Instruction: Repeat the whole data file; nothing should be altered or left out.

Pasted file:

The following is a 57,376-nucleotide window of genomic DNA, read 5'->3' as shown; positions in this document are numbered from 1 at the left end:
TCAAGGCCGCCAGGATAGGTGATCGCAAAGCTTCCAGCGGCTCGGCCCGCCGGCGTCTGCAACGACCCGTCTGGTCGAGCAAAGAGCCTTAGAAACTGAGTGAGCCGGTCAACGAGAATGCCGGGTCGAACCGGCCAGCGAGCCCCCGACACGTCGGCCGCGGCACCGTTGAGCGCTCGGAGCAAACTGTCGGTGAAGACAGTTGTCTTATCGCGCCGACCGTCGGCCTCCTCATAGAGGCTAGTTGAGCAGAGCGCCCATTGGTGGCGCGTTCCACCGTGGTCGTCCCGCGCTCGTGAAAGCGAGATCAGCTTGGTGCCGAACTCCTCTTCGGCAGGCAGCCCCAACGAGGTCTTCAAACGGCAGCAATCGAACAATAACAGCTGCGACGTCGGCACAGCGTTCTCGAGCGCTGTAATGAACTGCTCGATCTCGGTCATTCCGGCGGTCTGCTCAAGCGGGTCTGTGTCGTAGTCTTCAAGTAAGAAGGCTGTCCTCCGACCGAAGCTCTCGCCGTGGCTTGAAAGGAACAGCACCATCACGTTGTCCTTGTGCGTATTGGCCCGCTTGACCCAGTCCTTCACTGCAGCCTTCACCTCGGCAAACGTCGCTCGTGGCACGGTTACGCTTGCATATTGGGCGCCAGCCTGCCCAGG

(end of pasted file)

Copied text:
The following is a 57,376-nucleotide window of genomic DNA, read 5'->3' as shown; positions in this document are numbered from 1 at the left end:
TCAAGGCCGCCAGGATAGGTGATCGCAAAGCTTCCAGCGGCTCGGCCCGCCGGCGTCTGCAACGACCCGTCTGGTCGAGCAAAGAGCCTTAGAAACTGAGTGAGCCGGTCAACGAGAATGCCGGGTCGAACCGGCCAGCGAGCCCCCGACACGTCGGCCGCGGCACCGTTGAGCGCTCGGAGCAAACTGTCGGTGAAGACAGTTGTCTTATCGCGCCGACCGTCGGCCTCCTCATAGAGGCTAGTTGAGCAGAGCGCCCATTGGTGGCGCGTTCCACCGTGGTCGTCCCGCGCTCGTGAAAGCGAGATCAGCTTGGTGCCGAACTCCTCTTCGGCAGGCAGCCCCAACGAGGTCTTCAAACGGCAGCAATCGAACAATAACAGCTGCGACGTCGGCACAGCGTTCTCGAGCGCTGTAATGAACTGCTCGATCTCGGTCATTCCGGCGGTCTGCTCAAGCGGGTCTGTGTCGTAGTCTTCAAGTAAGAAGGCTGTCCTCCGACCGAAGCTCTCGCCGTGGCTTGAAAGGAACAGCACCATCACGTTGTCCTTGTGCGTATTGGCCCGCTTGACCCAGTCCTTCACTGCAGCCTTCACCTCGGCAAACGTCGCTCGTGGCACGGTTACGCTTGCATATTGGGCGCCAGCCTGCCCAGG